With twins the same age as Waleed, we have dealt with our fair share of hitting, biting, and pulling hair. Usually it happens when one or both of my boys are frustrated. This book has been great for teaching a stock phrase to use. If hitting happens in my house, I catch the hitters arms, say in a stern, but unemotional voice, hands are not for hitting, then I lavish attention on the kid who was hit. The eventual plan is to get the hitter to hug the hittee and say sorry, but we aren't there yet.

    The thing about toddlers is that their impulse control is terrible, so you as the parent have to do the same thing OVER and OVER and OVER again before it starts to sink in. We started with hair pulling and did the same thing I described above, then it went to biting (there is a Teeth are Not for Biting book in the same series), now we are into hitting with toys. So, things have gotten better…even though there is still unacceptable behavior. We just keep going at it. Consistency is key right?

    As far as food throwing goes, with my boys it usually means they are finished, or they don't like it. Either way we take the food away immediately and tell them that if they throw food it will get taken away. Sometimes we will give them a second chance, but almost always it is their signal that they are finished. We have made some progress with asking them to hand it to us if they don't like it, or put it in the corner of their tray. Again, repeat, repeat, repeat.

    No magic answers. We are dealing with similar things.


  6. Kmina, sometimes knowing you're not alone is all you need to feel better πŸ™‚ Miserly loves company? As for feeding, K is the same way, very relaxed about it all, but what if they don't eat all day?!? Then do you still let it go? As for swatting, yeah hopefully the swatting will go away, its a phase ofcourse, but yes, it's all so strange, all the new things that happen just when ou think you got it all figured out! Thanks so much for your personal perspective and experience with me!!


  7. Leigh Ann, that's a great idea for when he's older, at the moment he thinks its the funnest thing in the whole world to clean up with mommy so it would be a reward not a punishment, but definitely when he's older!


  8. Tracy, I think you make a really really good point— he does try to put food on the table to let me know he's done, but I keep pushing him to keep eating because i know he hasn't eaten enough. I guess I need to respect his choice not to eat more, but then I worry since it seems he hasn't gotten enough calories in the day 😦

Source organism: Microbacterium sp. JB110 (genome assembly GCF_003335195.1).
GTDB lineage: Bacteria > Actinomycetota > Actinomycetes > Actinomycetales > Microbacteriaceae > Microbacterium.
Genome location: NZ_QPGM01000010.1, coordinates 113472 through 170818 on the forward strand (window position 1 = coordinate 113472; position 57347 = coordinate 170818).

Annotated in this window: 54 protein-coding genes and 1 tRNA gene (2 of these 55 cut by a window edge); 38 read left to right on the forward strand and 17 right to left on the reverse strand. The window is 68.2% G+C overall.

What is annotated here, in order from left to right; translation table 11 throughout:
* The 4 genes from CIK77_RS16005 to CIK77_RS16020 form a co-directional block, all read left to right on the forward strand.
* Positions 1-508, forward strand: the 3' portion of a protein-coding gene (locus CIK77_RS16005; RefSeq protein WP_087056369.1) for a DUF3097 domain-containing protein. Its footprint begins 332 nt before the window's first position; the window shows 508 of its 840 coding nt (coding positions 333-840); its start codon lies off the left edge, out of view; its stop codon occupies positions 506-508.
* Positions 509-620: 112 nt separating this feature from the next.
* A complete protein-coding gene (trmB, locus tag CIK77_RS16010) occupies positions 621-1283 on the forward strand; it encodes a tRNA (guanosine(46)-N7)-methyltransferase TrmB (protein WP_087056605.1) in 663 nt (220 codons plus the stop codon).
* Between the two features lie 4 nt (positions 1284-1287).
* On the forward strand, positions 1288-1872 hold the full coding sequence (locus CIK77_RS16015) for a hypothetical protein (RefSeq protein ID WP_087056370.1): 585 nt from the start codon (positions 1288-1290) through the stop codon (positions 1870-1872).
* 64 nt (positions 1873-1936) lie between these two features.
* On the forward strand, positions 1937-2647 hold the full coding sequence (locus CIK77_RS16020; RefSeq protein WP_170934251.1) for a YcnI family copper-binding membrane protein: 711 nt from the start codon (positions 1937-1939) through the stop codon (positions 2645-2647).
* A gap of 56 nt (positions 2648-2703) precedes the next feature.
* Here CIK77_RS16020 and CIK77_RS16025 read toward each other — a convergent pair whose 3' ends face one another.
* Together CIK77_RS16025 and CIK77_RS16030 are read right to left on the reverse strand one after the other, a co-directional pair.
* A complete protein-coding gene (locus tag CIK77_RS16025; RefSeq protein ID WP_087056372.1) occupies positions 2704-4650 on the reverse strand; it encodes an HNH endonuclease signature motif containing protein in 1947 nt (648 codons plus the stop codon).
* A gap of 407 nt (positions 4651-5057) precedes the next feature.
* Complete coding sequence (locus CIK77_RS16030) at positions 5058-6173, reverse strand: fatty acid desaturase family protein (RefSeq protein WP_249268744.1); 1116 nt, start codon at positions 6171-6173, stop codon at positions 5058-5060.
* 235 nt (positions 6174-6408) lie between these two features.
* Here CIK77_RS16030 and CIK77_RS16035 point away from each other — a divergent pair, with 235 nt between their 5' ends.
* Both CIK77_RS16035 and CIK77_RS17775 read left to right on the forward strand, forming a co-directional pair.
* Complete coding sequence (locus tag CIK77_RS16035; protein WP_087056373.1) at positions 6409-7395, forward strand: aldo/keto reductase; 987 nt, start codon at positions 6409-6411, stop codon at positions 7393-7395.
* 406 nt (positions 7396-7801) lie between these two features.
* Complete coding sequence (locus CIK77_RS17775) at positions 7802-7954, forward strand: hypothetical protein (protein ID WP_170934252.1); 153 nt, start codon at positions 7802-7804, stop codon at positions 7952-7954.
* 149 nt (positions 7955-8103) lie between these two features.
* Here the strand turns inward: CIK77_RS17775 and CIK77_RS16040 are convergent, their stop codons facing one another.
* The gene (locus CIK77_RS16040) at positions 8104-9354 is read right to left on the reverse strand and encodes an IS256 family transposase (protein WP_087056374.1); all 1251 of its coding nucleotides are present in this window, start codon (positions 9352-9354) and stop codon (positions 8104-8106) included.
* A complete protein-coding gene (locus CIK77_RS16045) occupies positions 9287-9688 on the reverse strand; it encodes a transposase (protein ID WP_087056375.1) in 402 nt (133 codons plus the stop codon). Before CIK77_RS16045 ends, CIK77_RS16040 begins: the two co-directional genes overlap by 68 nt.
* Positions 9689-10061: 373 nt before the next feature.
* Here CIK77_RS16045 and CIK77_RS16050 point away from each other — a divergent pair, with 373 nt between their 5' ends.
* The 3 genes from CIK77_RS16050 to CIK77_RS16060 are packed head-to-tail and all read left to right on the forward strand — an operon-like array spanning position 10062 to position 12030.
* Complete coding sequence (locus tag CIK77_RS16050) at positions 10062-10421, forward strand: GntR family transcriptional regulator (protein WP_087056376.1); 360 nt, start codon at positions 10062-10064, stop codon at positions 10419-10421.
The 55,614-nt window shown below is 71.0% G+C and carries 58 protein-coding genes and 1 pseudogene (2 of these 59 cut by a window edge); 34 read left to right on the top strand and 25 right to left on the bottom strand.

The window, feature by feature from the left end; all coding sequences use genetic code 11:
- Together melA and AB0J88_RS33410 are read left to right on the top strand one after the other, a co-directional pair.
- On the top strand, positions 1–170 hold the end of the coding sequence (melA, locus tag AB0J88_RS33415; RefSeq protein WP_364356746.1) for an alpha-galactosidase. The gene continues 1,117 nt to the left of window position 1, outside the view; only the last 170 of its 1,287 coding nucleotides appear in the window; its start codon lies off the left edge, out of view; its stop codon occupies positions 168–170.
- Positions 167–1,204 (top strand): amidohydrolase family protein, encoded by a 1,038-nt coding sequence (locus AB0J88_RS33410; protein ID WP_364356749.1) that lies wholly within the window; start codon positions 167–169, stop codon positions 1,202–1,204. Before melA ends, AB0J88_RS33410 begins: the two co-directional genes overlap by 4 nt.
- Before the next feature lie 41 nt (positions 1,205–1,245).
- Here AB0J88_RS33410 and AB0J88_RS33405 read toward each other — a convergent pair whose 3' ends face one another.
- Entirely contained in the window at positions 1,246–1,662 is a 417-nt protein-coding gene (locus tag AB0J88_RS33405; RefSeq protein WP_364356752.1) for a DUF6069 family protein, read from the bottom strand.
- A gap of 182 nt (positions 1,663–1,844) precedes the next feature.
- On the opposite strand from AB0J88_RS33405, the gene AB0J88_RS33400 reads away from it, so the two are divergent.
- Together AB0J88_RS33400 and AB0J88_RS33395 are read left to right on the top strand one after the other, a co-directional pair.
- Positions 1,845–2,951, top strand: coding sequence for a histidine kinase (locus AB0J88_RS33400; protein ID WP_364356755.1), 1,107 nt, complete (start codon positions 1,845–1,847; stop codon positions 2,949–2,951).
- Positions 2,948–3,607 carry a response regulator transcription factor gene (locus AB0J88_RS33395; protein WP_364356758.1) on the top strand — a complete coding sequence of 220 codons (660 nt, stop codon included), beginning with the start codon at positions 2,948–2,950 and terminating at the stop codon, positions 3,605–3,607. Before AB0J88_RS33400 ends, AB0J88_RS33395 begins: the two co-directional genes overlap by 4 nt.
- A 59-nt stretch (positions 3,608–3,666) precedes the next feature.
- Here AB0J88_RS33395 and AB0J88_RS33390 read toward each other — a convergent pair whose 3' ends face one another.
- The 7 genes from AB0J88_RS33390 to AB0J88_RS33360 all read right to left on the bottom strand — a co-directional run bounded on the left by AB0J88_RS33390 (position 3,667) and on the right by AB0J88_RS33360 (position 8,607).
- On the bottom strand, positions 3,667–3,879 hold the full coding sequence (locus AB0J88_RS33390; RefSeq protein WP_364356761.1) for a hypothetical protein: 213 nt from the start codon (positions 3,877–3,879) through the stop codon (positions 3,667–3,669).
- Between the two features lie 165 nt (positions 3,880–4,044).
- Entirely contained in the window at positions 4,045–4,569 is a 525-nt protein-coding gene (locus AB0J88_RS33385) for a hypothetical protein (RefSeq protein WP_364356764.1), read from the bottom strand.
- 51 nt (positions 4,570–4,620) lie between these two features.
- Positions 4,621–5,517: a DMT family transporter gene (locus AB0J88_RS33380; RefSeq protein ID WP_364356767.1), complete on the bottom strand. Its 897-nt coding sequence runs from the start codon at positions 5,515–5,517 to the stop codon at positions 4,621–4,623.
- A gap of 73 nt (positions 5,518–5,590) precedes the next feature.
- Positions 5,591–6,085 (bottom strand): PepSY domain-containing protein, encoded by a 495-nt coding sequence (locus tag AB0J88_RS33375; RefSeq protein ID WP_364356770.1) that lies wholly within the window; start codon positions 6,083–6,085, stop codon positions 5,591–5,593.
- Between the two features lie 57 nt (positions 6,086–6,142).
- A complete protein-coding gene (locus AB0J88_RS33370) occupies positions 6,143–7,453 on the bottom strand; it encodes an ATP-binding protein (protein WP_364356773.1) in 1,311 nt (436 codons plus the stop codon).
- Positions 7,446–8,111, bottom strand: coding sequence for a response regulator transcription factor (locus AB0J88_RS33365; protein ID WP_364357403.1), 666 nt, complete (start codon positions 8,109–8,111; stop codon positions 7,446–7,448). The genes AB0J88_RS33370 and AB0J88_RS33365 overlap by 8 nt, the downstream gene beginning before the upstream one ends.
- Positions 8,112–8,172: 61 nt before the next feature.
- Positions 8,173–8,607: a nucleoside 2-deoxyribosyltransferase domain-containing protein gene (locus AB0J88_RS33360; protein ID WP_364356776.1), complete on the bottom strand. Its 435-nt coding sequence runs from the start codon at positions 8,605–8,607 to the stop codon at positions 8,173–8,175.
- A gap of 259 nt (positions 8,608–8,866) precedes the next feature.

Kamille, wow that's a lot of great advice and perspective! Thank you so much for sharing, a lot to chew over. Consistency and consequences are definitely important!


  9. JOLT, those sound like excellent books, I am going to buy them! Thanks!!! As for food, do you get concerned when they toss way too early? Lie they eat one bite of lunch, and then toss? And then a few bites of dinner, and then toss? I just worry that though he's telling me he's over it, that he doesn't have enough calories. 😦


  10. If it is too early in the meal, I will offer a second chance but make it clear that if they throw food again, then it is gone for good. It seems cruel, but after one or two meals of going “hungry,” they will figure it out. The other thing to remember is that toddlers are notorious for seeming to exist on air…but, they won't starve themselves. That said, I completely understand the worry and concern!


  11. I will offer food three times, if he first flngs the food and then tries again, then that is that. I too worry about him not eating enough, but then he always takes his milk, so at least I know he is getting something.
    After one or two days of this behaviour, he will surely have a good couple of days of eating everything I give him and ask for more sometimes.
    My ped told me to watch how he eats over at least 3-4 days, and if he consistently refuses food, then I should take him to the doctor. Otherwise, it is apparently perfectly normal for toddlers to eat nothing one day and half a fridge the other. All nice and fine, but how about me? πŸ™‚ I surely can't but worry when he does not eat. And get upset when I have to clean up food off the floor again…

    As for the help with the clean up, I agree, it's so much fun right now, it's an incentive to make a mess, not to not do it anymore. He saw me wiping the floor and he started to do the same. With an apricot. A ripe apricot he nicked off the table (he reaches everywhere). He was very dilligent. but at least he likes helping putting toys away too. And joining in the tidying up. Still, no making him clean up the mess just yet.


  12. Jolt, Mina, this makes me feel so much better. Just now I was trying to get him to eat some cheerios and no cigar, I just let it go. 'subsist on air' strangely this gives me comfort. It means I can let this go. I mean, I hate forcing him to eat sinc eI worry I'm messing with his inner mechancis of self-control and portion-control, but then the mom in me worries he'll starve if I dont' feed him. Thanks for the insight!


  13. Start reading your book…(sent an email on your story)…..

    Don't worry about terrible two and horrible three (it will pass on) just love it! My son start biting. Few serious reminders took care of it….